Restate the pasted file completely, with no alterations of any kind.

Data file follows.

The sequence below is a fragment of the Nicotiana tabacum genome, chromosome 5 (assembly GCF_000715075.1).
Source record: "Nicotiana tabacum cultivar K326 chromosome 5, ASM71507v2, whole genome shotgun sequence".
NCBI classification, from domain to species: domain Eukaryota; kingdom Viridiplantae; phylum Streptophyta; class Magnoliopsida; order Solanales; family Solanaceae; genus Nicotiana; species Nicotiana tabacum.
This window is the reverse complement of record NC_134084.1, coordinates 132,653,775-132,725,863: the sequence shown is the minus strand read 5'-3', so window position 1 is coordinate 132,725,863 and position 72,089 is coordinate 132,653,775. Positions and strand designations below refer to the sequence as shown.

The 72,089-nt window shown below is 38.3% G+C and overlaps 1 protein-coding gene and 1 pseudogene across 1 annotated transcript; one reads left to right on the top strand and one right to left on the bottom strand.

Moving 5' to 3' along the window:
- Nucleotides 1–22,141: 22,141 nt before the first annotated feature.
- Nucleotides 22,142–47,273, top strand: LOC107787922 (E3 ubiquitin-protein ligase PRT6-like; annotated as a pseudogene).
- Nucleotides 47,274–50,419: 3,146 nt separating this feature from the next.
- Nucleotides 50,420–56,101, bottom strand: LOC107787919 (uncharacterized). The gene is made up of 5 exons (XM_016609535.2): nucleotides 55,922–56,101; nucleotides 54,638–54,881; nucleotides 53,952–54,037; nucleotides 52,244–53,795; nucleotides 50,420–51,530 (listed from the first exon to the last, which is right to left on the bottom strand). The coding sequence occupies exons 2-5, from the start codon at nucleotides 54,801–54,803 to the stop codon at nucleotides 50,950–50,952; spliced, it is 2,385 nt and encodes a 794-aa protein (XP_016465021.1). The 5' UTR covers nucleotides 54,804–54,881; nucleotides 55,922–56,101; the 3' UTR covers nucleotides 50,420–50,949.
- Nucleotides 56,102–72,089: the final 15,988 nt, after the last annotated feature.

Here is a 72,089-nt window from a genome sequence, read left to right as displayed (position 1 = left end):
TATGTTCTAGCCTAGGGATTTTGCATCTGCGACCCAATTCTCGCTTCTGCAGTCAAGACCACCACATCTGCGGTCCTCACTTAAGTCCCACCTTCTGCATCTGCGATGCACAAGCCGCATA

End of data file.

The sequence below is a fragment of the Nicotiana tabacum genome, chromosome 5 (assembly GCF_000715075.1).
Source record: "Nicotiana tabacum cultivar K326 chromosome 5, ASM71507v2, whole genome shotgun sequence".
NCBI classification, from domain to species: domain Eukaryota; kingdom Viridiplantae; phylum Streptophyta; class Magnoliopsida; order Solanales; family Solanaceae; genus Nicotiana; species Nicotiana tabacum.
This window is the reverse complement of record NC_134084.1, coordinates 132,653,775-132,725,863: the sequence shown is the minus strand read 5'-3', so window position 1 is coordinate 132,725,863 and position 72,089 is coordinate 132,653,775. Positions and strand designations below refer to the sequence as shown.

The 72,089-nt window shown below is 38.3% G+C and overlaps 1 protein-coding gene and 1 pseudogene across 1 annotated transcript; one reads left to right on the top strand and one right to left on the bottom strand.

Moving 5' to 3' along the window:
- Nucleotides 1–22,141: 22,141 nt before the first annotated feature.
- Nucleotides 22,142–47,273, top strand: LOC107787922 (E3 ubiquitin-protein ligase PRT6-like; annotated as a pseudogene).
- Nucleotides 47,274–50,419: 3,146 nt separating this feature from the next.
- Nucleotides 50,420–56,101, bottom strand: LOC107787919 (uncharacterized). The gene is made up of 5 exons (XM_016609535.2): nucleotides 55,922–56,101; nucleotides 54,638–54,881; nucleotides 53,952–54,037; nucleotides 52,244–53,795; nucleotides 50,420–51,530 (listed from the first exon to the last, which is right to left on the bottom strand). The coding sequence occupies exons 2-5, from the start codon at nucleotides 54,801–54,803 to the stop codon at nucleotides 50,950–50,952; spliced, it is 2,385 nt and encodes a 794-aa protein (XP_016465021.1). The 5' UTR covers nucleotides 54,804–54,881; nucleotides 55,922–56,101; the 3' UTR covers nucleotides 50,420–50,949.
- Nucleotides 56,102–72,089: the final 15,988 nt, after the last annotated feature.

Here is a 72,089-nt window from a genome sequence, read left to right as displayed (position 1 = left end):
TATGTTCTAGCCTAGGGATTTTGCATCTGCGACCCAATTCTCGCTTCTGCAGTCAAGACCACCACATCTGCGGTCCTCACTTAAGTCCCACCTTCTGCATCTGCGATGCACAAGCCGCATA